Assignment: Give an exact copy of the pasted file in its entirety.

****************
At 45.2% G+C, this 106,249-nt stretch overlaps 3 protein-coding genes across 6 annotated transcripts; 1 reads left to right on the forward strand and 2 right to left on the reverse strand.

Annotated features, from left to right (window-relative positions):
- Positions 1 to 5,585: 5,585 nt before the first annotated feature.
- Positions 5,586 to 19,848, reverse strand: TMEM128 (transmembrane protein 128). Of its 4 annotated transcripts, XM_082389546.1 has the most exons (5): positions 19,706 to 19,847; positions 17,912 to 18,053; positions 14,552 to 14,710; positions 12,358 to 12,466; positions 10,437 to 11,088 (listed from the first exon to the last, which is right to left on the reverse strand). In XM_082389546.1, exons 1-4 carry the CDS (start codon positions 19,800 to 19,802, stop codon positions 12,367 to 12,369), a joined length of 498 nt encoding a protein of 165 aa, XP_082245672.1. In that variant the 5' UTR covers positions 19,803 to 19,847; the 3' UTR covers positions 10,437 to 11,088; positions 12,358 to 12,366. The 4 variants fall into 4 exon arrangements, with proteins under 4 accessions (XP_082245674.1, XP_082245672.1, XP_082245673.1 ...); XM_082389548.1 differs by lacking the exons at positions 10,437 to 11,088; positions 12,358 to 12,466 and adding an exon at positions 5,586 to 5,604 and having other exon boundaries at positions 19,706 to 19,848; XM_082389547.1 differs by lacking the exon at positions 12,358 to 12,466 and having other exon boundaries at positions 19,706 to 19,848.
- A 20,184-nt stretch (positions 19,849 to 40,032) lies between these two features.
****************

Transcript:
At 45.2% G+C, this 106,249-nt stretch overlaps 3 protein-coding genes across 6 annotated transcripts; 1 reads left to right on the forward strand and 2 right to left on the reverse strand.

Annotated features, from left to right (window-relative positions):
- Positions 1 to 5,585: 5,585 nt before the first annotated feature.
- Positions 5,586 to 19,848, reverse strand: TMEM128 (transmembrane protein 128). Of its 4 annotated transcripts, XM_082389546.1 has the most exons (5): positions 19,706 to 19,847; positions 17,912 to 18,053; positions 14,552 to 14,710; positions 12,358 to 12,466; positions 10,437 to 11,088 (listed from the first exon to the last, which is right to left on the reverse strand). In XM_082389546.1, exons 1-4 carry the CDS (start codon positions 19,800 to 19,802, stop codon positions 12,367 to 12,369), a joined length of 498 nt encoding a protein of 165 aa, XP_082245672.1. In that variant the 5' UTR covers positions 19,803 to 19,847; the 3' UTR covers positions 10,437 to 11,088; positions 12,358 to 12,366. The 4 variants fall into 4 exon arrangements, with proteins under 4 accessions (XP_082245674.1, XP_082245672.1, XP_082245673.1 ...); XM_082389548.1 differs by lacking the exons at positions 10,437 to 11,088; positions 12,358 to 12,466 and adding an exon at positions 5,586 to 5,604 and having other exon boundaries at positions 19,706 to 19,848; XM_082389547.1 differs by lacking the exon at positions 12,358 to 12,466 and having other exon boundaries at positions 19,706 to 19,848.
- A 20,184-nt stretch (positions 19,849 to 40,032) lies between these two features.